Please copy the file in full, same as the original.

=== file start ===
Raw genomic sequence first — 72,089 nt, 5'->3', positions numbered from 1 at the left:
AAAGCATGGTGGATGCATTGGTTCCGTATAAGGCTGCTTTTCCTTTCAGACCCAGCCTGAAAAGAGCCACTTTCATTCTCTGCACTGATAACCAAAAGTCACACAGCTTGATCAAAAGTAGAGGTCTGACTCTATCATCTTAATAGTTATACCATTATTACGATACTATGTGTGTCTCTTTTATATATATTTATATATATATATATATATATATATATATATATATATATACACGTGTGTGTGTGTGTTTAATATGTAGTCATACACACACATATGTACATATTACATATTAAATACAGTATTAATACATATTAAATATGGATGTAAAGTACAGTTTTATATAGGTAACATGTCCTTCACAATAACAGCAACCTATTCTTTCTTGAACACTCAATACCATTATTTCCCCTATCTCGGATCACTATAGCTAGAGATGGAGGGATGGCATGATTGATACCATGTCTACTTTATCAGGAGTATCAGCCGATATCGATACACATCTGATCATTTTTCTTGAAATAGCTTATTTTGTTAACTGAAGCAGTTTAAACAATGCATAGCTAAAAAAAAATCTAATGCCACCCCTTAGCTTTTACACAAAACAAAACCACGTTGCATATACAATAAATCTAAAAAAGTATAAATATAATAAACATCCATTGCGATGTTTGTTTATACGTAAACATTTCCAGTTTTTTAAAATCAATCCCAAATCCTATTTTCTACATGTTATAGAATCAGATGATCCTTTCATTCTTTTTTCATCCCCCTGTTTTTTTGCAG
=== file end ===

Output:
Raw genomic sequence first — 72,089 nt, 5'->3', positions numbered from 1 at the left:
AAAGCATGGTGGATGCATTGGTTCCGTATAAGGCTGCTTTTCCTTTCAGACCCAGCCTGAAAAGAGCCACTTTCATTCTCTGCACTGATAACCAAAAGTCACACAGCTTGATCAAAAGTAGAGGTCTGACTCTATCATCTTAATAGTTATACCATTATTACGATACTATGTGTGTCTCTTTTATATATATTTATATATATATATATATATATATATATATATATATATATACACGTGTGTGTGTGTGTTTAATATGTAGTCATACACACACATATGTACATATTACATATTAAATACAGTATTAATACATATTAAATATGGATGTAAAGTACAGTTTTATATAGGTAACATGTCCTTCACAATAACAGCAACCTATTCTTTCTTGAACACTCAATACCATTATTTCCCCTATCTCGGATCACTATAGCTAGAGATGGAGGGATGGCATGATTGATACCATGTCTACTTTATCAGGAGTATCAGCCGATATCGATACACATCTGATCATTTTTCTTGAAATAGCTTATTTTGTTAACTGAAGCAGTTTAAACAATGCATAGCTAAAAAAAAATCTAATGCCACCCCTTAGCTTTTACACAAAACAAAACCACGTTGCATATACAATAAATCTAAAAAAGTATAAATATAATAAACATCCATTGCGATGTTTGTTTATACGTAAACATTTCCAGTTTTTTAAAATCAATCCCAAATCCTATTTTCTACATGTTATAGAATCAGATGATCCTTTCATTCTTTTTTCATCCCCCTGTTTTTTTGCAG